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From Russia with Beer

A suds tourist gets tanked in Moscow

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Saturday, May 5

Beer: Rizhaya Sonya Ginger IPA

Brewery: One Ton Brewery

ABV: 6.2 percent

It took three days, but I finally visited the real Russia on Saturday morning when I traveled to the Central Air Force Museum in Monino. During the hour-and-a-half commuter train ride, local entrepreneurs walked between train cars, hawking everything from knives to umbrellas. Just take a moment to imagine what would happen if a guy started waving around a knife on a SMART train.

Arriving in Monino, I walked a mile among crumbling apartment blocks before reaching one of the largest outdoor aviation museums in the world. I giddily snapped pictures of MiGs, Ilyushins and Tupolevs. It was a blast getting to see all those Cold War–era fighter jets and passenger planes, but by the time I returned to Moscow around 2pm I was hungry and, more importantly, thirsty for beer.

Rizhaya Sonya Ginger IPA's label depicts a grinning ginger lass brandishing a Medieval mace wrapped around a bazooka. Like the old warplanes I had seen that morning, it has an industrial vibe, so I had a bottle with lunch.

The beer was an acceptable complement to the food, but didn't deliver on the promise of ginger. It was there, but only slightly, as if the brewer had thrown a single hand of ginger into the tank at the last minute. Honestly, the beer would have been better without it.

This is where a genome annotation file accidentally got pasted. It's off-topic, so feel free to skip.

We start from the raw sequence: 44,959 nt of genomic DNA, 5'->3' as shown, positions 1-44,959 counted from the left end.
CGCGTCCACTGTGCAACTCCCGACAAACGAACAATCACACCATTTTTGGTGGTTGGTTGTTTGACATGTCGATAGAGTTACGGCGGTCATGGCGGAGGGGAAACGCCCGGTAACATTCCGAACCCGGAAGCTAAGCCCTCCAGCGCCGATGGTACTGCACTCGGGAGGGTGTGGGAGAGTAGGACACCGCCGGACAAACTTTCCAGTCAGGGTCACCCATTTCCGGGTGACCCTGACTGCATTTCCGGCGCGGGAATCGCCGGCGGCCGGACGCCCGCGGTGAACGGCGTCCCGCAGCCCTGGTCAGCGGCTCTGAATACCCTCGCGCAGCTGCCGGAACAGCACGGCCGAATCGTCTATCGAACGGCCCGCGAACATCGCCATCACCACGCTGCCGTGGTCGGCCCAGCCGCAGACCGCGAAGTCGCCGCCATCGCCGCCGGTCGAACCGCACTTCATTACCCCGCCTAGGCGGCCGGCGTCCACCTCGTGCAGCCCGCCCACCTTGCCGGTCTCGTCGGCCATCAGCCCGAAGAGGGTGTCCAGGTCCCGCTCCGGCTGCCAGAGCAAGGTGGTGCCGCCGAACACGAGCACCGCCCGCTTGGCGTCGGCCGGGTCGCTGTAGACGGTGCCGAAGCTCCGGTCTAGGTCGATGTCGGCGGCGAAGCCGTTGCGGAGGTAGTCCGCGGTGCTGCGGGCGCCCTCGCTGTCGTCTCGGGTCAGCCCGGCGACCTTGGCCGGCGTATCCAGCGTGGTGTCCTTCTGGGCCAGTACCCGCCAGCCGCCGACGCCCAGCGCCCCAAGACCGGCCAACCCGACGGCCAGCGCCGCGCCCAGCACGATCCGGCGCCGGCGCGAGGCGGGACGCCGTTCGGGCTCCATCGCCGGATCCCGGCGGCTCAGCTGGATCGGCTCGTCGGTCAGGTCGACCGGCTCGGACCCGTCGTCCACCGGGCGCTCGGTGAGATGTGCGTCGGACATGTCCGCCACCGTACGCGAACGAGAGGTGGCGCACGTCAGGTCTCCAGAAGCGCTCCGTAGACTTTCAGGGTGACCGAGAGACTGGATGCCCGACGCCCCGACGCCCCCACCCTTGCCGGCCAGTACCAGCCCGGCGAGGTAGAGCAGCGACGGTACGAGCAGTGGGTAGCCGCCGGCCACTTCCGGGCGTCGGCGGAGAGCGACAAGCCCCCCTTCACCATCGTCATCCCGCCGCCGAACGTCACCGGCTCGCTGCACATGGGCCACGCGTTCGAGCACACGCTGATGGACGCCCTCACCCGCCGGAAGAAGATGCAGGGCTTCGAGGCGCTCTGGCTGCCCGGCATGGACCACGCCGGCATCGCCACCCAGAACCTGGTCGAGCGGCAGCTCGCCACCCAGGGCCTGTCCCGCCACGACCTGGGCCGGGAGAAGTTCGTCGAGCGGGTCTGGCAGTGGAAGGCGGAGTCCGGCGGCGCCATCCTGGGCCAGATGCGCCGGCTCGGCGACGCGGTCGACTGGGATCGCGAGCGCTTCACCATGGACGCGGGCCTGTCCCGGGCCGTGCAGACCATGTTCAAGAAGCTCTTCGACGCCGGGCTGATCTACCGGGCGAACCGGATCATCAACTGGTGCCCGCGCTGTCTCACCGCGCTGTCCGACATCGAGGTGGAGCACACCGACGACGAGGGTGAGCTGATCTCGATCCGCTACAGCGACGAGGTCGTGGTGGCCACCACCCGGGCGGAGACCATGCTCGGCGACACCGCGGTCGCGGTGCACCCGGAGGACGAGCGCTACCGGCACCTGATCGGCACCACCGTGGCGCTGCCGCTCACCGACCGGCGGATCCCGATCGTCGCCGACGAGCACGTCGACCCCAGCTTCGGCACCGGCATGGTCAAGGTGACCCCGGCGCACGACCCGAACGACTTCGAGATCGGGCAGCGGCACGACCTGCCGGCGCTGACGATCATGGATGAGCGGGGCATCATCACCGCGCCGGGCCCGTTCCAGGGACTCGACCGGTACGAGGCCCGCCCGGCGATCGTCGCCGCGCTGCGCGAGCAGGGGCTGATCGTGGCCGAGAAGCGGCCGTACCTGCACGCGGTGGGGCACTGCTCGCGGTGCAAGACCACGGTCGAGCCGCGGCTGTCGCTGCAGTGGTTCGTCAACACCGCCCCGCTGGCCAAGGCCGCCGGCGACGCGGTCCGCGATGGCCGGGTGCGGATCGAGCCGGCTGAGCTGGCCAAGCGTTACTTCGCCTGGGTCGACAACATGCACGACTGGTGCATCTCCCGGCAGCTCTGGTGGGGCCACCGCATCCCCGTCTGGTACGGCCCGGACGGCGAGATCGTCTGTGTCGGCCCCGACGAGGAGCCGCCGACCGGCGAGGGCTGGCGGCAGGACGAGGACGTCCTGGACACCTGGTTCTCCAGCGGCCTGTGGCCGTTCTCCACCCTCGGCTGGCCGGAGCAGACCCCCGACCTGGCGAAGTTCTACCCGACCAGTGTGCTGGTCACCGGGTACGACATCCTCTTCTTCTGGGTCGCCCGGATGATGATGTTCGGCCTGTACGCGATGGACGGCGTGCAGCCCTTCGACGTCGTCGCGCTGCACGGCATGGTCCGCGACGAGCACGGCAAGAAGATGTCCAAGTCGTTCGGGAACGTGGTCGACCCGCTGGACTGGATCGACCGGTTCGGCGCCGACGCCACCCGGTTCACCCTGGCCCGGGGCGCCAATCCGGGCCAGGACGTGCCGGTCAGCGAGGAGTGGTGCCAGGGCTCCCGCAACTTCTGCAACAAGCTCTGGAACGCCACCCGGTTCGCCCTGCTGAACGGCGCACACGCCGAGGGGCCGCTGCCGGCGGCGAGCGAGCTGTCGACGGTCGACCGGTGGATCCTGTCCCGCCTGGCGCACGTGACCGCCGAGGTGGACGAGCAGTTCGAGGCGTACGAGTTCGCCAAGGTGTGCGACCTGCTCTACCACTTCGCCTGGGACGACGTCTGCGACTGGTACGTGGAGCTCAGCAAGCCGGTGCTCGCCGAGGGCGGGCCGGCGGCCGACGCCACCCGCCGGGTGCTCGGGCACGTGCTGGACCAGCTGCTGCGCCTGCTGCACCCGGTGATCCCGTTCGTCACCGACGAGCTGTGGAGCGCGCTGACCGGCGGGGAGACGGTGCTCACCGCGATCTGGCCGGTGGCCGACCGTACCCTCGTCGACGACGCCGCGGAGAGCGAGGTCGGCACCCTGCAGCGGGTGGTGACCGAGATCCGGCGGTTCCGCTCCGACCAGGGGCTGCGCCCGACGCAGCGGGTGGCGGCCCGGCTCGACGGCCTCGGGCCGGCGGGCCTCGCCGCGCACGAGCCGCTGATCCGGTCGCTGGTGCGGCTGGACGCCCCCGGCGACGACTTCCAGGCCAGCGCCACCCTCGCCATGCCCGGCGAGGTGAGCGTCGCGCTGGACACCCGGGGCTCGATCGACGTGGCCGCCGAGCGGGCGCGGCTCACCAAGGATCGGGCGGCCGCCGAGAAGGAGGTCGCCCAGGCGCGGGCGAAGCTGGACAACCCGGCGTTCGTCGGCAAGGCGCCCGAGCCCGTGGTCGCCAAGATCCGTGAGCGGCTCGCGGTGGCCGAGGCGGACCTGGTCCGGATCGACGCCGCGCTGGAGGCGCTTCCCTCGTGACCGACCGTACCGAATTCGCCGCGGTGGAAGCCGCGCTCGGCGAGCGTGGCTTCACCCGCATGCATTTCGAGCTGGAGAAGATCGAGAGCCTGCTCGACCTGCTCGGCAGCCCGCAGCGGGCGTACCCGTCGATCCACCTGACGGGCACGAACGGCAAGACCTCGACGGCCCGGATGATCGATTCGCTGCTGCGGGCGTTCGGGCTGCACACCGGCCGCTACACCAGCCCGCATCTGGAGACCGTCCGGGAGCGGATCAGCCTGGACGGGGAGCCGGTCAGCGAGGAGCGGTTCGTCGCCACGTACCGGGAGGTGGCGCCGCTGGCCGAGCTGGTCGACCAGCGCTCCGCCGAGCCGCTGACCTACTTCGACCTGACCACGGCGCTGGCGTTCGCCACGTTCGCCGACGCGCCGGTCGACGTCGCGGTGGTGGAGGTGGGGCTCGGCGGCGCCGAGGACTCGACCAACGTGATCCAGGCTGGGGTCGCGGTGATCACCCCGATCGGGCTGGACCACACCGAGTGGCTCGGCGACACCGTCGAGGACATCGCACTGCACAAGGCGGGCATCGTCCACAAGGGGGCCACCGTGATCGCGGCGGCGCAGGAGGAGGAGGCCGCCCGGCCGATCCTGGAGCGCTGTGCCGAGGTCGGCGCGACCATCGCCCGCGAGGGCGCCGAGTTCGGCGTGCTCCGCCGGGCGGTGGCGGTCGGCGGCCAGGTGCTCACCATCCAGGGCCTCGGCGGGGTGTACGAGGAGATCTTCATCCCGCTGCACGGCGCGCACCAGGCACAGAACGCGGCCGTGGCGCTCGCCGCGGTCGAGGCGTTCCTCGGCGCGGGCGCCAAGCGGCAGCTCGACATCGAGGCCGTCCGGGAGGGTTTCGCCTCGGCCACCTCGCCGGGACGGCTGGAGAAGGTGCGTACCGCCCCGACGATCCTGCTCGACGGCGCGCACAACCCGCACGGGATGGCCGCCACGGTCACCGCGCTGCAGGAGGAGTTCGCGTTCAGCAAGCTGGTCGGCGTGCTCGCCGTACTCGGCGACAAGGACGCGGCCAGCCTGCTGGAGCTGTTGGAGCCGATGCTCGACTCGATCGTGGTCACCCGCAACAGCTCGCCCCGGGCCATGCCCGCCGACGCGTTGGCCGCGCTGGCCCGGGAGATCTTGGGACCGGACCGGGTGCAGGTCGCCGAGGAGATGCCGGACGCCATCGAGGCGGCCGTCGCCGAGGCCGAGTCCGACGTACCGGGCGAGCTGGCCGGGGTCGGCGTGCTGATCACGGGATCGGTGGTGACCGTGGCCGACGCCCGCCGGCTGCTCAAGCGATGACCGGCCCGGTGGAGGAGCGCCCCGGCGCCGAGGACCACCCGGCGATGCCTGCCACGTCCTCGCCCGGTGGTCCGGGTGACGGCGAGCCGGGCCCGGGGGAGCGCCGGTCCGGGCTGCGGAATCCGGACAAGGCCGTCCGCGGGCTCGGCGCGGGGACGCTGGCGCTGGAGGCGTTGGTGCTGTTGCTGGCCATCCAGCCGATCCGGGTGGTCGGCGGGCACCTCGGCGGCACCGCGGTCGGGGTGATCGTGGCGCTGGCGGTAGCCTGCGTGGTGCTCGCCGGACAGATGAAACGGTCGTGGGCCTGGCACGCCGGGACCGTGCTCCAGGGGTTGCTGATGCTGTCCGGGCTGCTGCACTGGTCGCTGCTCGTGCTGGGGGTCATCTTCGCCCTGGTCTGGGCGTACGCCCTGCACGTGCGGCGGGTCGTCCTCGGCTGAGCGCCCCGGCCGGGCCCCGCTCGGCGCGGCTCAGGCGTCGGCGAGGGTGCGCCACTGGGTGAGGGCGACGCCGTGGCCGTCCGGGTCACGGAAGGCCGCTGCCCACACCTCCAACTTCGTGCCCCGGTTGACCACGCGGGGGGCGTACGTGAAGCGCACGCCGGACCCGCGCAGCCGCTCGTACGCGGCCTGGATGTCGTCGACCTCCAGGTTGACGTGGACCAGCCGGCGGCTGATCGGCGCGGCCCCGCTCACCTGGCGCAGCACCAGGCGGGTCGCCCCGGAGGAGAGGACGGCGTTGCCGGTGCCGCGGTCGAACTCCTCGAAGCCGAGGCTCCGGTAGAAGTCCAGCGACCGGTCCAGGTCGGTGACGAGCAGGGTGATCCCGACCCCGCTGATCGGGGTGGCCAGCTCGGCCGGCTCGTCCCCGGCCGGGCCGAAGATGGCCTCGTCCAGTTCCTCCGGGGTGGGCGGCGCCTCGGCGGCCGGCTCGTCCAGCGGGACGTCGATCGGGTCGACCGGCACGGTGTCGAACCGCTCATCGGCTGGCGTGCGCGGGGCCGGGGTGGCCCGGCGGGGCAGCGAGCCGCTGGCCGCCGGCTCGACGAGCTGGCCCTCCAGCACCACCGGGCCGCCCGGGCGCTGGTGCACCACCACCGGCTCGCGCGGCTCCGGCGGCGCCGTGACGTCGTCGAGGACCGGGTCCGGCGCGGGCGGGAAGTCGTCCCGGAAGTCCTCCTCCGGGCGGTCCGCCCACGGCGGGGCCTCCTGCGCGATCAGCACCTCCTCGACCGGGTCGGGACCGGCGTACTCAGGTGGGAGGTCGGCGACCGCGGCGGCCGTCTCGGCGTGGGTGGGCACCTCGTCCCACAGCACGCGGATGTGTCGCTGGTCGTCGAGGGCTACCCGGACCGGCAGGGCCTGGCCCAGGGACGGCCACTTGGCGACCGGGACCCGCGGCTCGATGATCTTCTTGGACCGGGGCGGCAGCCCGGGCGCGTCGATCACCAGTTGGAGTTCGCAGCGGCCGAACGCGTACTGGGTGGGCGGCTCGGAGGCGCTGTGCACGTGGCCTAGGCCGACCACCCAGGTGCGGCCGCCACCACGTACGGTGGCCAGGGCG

Verdict: Sorry, fellas, but she's not a natural redhead.

NOT OVER THE MOON Sibirskaya is a Blue Moon imposter!
  • NOT OVER THE MOON Sibirskaya is a Blue Moon imposter!

Sunday, May 6

Beer: Unfiltered Lager

Brewery: Sibirskaya

ABV: 5 percent

Do you enjoy the kitsch of a '90s Applebee's, the nostalgia of a '50s diner and the Soviet Union? If so, then Varenichnaya No. 1 is the restaurant for you! The chain appeals to Russian adults who grew up in the late '70s-early '80s and now pine for the era's simple comfort food. Surrounded by knick-knacks that included an old Soviet radio and television, I ordered a Sibirskaya (Siberian Crown) unfiltered lager and two pastry shells stuffed with minced lamb.

Sibirskaya has an interesting American connection. A couple of years ago, some company reps pulled up to actor David Duchovny's house in a dumptruck full of rubles and convinced him to star in a two-minute commercial where he extolled the virtues of being Russian. To its credit, the ad boasts the highest production value of any Russian propaganda film since the end of the Cold War.

But like life in the Soviet Union under Brezhnev, the lager is stagnant. The beer's only redeeming quality was that it cut the taste of my meal—the pastry shells exploded with grease the moment I cut into them.

Verdict: David, you fool! You sold your soul for some ersatz Blue Moon!

Monday, May 7

Beer: Red Whale Amber Ale

Brewery: Landau Beerlab

ABV: 5.5 percent

The Tretyakov Gallery contains one of the most stunning paintings you'll ever see. Ilya Repin's Ivan the Terrible and His Son Ivan on November 16, 1581 depicts the crazed czar just moments after he struck his heir on the head with a gold scepter. His eyes haunted and devastated, Ivan futilely attempts to stop the flow of blood from his adult son's left temple. Blood stains the ornate carpet beneath the two men.

I felt compelled to imbibe an amber ale.

Just down the street from the Tretyakov was Miles, a chill cafe that serves beer, burgers and coffee. While sitting on a couch on the upper floor, I sipped a Landau Beerlab Red Whale Amber Ale. The name was a mouthful, and so was the beer. The initial taste was light and fruity, but after swallowing, it left a denser flavor, a pleasant spiciness that lingered on my tongue. It was my first beer in Russia that I savored to the last drop.

Verdict: Russia's secret weapon to close the beer gap.

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